FEMA: Understand what your ineligibility letter means and what to do next
There are some applicants that may have received a letter of ineligibity for housing assistance from FEMA following February’s historic flood.
If you or someone you know received a letter, FEMA says there are several reasons why:
FEMA says the damage to the home did not make the home unsafe to live in and is still safe and functional.
Ineligible applicants can dispute the inspector’s decision by appealing with third-party documentation that states the home is uninhabitable.
You were insured
If your insurance settlement is insufficient to meet your flooding-related needs, contact FEMA
No initial relocation
If you did not move during the flood or while your home was being repaired, this could have caused you to be ineligible for housing assistance, according to FEMA.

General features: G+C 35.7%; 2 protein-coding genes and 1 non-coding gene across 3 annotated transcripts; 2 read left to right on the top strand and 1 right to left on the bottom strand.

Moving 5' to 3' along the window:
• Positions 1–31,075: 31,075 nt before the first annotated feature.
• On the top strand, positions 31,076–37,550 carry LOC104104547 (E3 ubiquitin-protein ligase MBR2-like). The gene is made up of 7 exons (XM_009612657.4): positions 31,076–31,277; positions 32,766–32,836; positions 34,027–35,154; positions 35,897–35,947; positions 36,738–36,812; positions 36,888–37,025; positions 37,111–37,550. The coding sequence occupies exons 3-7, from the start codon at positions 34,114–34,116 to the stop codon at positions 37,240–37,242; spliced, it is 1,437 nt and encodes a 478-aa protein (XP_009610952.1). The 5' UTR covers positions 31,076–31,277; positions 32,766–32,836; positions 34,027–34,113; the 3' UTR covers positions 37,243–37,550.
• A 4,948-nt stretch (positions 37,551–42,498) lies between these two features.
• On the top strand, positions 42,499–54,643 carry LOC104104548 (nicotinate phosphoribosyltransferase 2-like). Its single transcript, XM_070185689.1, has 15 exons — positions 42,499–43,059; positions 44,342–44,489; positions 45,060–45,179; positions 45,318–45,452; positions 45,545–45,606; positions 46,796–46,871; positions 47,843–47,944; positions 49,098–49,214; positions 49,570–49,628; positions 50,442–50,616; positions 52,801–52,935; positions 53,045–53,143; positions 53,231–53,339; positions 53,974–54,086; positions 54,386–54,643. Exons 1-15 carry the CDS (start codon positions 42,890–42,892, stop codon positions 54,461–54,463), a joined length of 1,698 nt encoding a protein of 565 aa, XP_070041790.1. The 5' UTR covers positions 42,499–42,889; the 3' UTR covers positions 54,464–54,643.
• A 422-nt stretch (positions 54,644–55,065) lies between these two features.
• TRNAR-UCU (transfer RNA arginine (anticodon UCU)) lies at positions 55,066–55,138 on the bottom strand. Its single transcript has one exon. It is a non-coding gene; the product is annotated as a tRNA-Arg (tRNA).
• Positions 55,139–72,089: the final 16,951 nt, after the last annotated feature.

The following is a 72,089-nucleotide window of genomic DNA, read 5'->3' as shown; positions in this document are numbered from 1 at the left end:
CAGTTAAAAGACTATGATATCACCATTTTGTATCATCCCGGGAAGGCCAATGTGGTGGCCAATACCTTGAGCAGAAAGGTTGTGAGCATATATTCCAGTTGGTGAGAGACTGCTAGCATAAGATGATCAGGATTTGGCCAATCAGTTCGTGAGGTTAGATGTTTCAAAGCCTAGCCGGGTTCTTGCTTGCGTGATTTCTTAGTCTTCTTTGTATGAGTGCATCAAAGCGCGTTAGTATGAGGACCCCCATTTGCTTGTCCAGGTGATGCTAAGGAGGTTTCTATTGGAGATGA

Housing needs change. If they have, contact FEMA to update your housing status.
FEMA could not verify your identity
Ineligibility could have been caused because a social security number could not be verified. A duplicate registration for the same household could also be to blame.
Proof of occupancy
Utility bills, bank or credit card statements, phone bills, pay stubs, driver’s licenses, state-issued ID cards, or voter registration cards can be used to prove occupancy at a certain address.
If you were deemed an ineligible applicant, FEMA says you can appeal the decision by sending a letter with additional documentation within 60 days of receiving the initial ineligibility letter.
Send your appeal to FEMA’s Individuals and Household Programs, National Processing Service Center, P.O. Box 10055, Hyattsville MD 20782-7055.
Documents can also be faxed to 800-827-8112.
The agency notes if you are ineligible for FEMA assistance, you may still be able to get a low-interest disaster loan from the U.S. Small Business Administration.